Cyber-physical systems combine electronics, software and mechanics. They are highly complex, and in addition to many application possibilities, raises a whole range of issues. They are dependent on error-free software, and the issue of proven quality assurance thus becomes increasingly urgent. Using the example of autonomous vehicles, a team from TU Graz’s Institute of Software Engineering together with AVL List GmbH will develop methodologies for quality assurance in such systems in the framework of the “Christian Doppler Laboratory for Quality Assurance Methodologies for Autonomous Cyber-Physical Systems.” The official starting shot for this currently seventh active CD lab of TU Graz sounded in the Assembly Hall of TU Graz yesterday, 3rd April 2018.
The Christian Doppler lab has been conceived for a duration of seven years. The Christian Doppler Society and the corporate partner will provide two million euros, with half of this coming from the public sector. The most important funding body is the Federal Ministry for Digital, Business and Enterprise for which CD labs count among the most important instruments at the interface between science and the economy.
Economics ministry promotes basic research and innovation
“Whether autonomous vehicles or Industry 4.0, to ensure that digitalisation works, its systems and applications must be secure,” stressed Dr. Margarete Schramböck, Federal Minister for Digital and Economic Affairs. “This CD lab is making an important contribution to this and at the same time will strengthen competitiveness of the corporate partner. Not only all those involved but in the final analysis the whole of society will benefit from the new answers to the challenges of digitalisation.”
“MOT certificate’ for autonomous systems software
There are still a number of hurdles for autonomous vehicles, from technical feasibility and legal issues to general acceptance by the population. From the point of view of the automotive industry, the question of guaranteeing safety is paramount. Franz Wotawa, head of the new CD lab explains: “Boldly stated: a traditional car has to go for a regular inspection and receives an MOT certificate (certificate of road worthiness). In an autonomous car, the software is itself an element which must fulfill high-quality criteria and be certified itself. Standardised inspection procedures are necessary for this. We now want to develop methods and techniques for this quality assurance in the CD lab together with AVL using autonomous driving as an application case, but also which would be valid in an extended sense for all cyber-physical systems.”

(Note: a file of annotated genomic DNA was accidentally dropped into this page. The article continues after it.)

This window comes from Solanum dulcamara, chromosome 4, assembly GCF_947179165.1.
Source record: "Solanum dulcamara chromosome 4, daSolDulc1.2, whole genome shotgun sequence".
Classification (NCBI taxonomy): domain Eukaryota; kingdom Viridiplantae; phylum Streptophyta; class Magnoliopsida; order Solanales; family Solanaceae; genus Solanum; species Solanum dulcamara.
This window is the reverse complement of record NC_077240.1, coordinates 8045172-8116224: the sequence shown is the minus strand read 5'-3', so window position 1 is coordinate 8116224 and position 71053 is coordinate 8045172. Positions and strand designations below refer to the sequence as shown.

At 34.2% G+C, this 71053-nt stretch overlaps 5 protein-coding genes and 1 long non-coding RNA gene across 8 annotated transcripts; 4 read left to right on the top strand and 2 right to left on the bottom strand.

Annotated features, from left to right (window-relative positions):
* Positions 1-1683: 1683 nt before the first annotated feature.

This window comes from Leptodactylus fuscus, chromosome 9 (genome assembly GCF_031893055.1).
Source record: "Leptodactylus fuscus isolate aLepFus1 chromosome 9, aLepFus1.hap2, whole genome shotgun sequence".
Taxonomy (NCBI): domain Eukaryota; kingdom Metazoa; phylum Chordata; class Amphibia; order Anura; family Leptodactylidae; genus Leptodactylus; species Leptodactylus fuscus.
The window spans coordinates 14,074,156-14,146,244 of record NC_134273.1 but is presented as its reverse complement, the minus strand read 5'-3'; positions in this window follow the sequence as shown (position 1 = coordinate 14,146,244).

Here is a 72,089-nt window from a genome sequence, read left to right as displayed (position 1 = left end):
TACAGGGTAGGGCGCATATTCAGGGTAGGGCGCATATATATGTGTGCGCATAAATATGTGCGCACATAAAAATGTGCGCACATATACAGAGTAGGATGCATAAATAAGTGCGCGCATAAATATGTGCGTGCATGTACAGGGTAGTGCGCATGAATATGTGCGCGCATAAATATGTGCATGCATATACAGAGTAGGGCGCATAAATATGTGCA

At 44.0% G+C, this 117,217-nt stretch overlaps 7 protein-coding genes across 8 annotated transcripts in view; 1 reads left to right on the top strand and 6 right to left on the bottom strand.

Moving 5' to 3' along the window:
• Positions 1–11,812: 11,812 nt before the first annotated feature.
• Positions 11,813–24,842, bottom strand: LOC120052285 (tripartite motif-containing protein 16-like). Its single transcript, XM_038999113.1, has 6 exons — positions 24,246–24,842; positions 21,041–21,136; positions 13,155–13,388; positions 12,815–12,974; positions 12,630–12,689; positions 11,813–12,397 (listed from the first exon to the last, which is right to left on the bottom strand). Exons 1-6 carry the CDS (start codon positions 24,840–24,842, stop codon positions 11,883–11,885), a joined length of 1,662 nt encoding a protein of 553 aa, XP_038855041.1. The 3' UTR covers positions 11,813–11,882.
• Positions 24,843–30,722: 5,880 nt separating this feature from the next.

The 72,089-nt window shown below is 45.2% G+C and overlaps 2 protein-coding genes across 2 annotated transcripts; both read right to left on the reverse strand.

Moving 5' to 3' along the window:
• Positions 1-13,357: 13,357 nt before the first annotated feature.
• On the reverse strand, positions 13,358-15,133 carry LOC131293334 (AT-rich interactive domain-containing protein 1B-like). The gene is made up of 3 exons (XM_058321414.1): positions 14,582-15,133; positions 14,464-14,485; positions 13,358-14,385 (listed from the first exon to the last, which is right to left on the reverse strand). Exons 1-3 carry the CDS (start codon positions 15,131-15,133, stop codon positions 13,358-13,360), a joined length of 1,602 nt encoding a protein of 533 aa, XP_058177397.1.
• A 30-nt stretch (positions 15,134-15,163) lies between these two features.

The cooperation of many years between AVL and the Christian Doppler Society has allowed the company to deepen its knowledge of technologies and methods and thus to expand its product portfolio. Mihai Nica, contact and research partner of AVL, confirms: “To bring autonomous vehicles to market, the industry needs new verification approaches from the field of informatics and software. The challenge lies in defining a testing programme which could safeguard such self-driving software-driven systems with respect to all critical traffic situations.” In this sense, the CD lab complements AVL’s further research activities in the field of quality assurance measures for autonomous vehicles.
Developing standardised testing methods
To be able to test an autonomous car at all, you have to let it drive for some 200 million kilometres. In comparison, with traditional cars you need 10,000 or 20,000 kilometres. Against the background of virtual tests, which are a viable alternative, autonomous cars as well as self-learning and adaptive systems in general raise some big questions: What scenarios will take place at all? How will they be combined with each other? And in particular: regarding a system that has constantly learnt and adapted itself, when do you know that it has been sufficiently tested and when can you issue a guarantee for this?
In the framework of the CD lab, researchers will also apply themselves to the question as to how the system can find its way out of unfavourable scenarios independently. Wotawa: “We have to know in what framework an autonomous cyber-physical system works, for instance what absolutely must not be allowed to happen. And when that worst-case scenario does happen, how the system can be safeguarded so that it will take measures to pull itself out of this violation of conditions as soon as possible.” Such a violation in the case of an autonomous car, for instance, would be when the car wants to brake or accelerate, but the sensors report that the tyres have not reacted. “The system must not only immediately recognise that something has happened, it’s also an urgent question of how it reacts.”
But even outside the automotive industry, quality assurance measures for software of interacting electronic systems, whether for communication, data transfer or monitoring, are in demand now. Franz Wotawa emphasises: “The example of autonomous driving is an application case for us in which we can illustrate our very theoretical work in the context of the CD lab. There are many other applications of cyber-physical systems which have nothing to do with autonomous driving, for instance Smart Production, the Internet of Things (IoT) with its digital business models and robotics.”
Filed Under: Automotive, Industrial automation